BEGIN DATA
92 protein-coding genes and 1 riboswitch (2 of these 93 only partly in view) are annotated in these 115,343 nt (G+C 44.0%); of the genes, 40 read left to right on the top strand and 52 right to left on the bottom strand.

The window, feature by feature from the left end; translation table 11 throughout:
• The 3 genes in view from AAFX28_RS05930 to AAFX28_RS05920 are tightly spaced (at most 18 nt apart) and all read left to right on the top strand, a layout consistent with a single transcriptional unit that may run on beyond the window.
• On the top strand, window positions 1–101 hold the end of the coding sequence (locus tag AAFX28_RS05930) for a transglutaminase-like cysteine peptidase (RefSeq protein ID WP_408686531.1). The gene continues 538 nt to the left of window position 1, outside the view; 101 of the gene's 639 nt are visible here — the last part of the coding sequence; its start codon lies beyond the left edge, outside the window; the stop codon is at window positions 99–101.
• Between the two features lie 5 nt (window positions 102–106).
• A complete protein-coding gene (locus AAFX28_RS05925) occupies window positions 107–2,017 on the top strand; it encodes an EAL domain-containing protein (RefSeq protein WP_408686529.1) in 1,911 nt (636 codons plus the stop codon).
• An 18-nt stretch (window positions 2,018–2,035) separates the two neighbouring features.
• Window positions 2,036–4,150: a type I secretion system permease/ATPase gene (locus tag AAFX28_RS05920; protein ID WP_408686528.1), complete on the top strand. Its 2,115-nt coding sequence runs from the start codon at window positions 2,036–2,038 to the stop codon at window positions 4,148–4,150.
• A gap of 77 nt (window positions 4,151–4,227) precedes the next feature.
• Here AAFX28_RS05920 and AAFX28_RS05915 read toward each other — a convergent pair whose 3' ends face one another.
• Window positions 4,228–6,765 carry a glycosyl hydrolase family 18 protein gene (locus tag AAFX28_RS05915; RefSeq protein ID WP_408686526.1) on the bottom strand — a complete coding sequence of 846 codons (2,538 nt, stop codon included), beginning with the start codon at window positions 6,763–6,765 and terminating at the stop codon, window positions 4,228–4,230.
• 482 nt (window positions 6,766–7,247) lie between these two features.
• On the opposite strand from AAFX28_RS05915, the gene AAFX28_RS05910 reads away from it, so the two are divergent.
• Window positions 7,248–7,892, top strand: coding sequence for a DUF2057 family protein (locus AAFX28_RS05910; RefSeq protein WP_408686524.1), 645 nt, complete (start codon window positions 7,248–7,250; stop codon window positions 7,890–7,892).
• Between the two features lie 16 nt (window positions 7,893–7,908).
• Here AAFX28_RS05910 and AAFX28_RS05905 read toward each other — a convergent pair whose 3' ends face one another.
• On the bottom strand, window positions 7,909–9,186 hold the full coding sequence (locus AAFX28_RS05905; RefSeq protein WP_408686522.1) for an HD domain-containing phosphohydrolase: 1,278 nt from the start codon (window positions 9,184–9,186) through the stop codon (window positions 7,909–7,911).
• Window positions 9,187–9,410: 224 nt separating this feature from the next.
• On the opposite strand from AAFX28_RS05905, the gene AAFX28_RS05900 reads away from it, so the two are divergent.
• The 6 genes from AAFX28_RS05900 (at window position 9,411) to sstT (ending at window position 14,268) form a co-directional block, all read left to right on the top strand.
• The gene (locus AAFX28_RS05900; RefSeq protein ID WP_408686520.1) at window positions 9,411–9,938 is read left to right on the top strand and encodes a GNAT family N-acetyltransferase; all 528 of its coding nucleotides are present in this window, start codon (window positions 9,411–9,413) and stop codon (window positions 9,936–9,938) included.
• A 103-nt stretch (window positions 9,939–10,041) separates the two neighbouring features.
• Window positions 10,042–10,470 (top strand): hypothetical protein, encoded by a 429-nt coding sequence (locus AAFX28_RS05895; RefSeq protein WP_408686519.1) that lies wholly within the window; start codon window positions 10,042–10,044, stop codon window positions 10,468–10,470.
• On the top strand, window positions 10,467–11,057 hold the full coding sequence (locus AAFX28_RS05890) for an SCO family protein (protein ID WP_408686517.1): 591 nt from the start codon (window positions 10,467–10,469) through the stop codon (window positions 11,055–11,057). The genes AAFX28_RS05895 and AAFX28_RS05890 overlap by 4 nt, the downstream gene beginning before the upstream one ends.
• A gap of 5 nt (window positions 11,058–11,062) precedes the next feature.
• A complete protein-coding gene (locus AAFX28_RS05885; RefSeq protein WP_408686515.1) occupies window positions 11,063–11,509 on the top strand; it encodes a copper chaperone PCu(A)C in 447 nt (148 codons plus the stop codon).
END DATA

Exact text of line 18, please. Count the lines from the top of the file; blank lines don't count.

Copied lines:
• Window positions 9,187–9,410: 224 nt separating this feature from the next.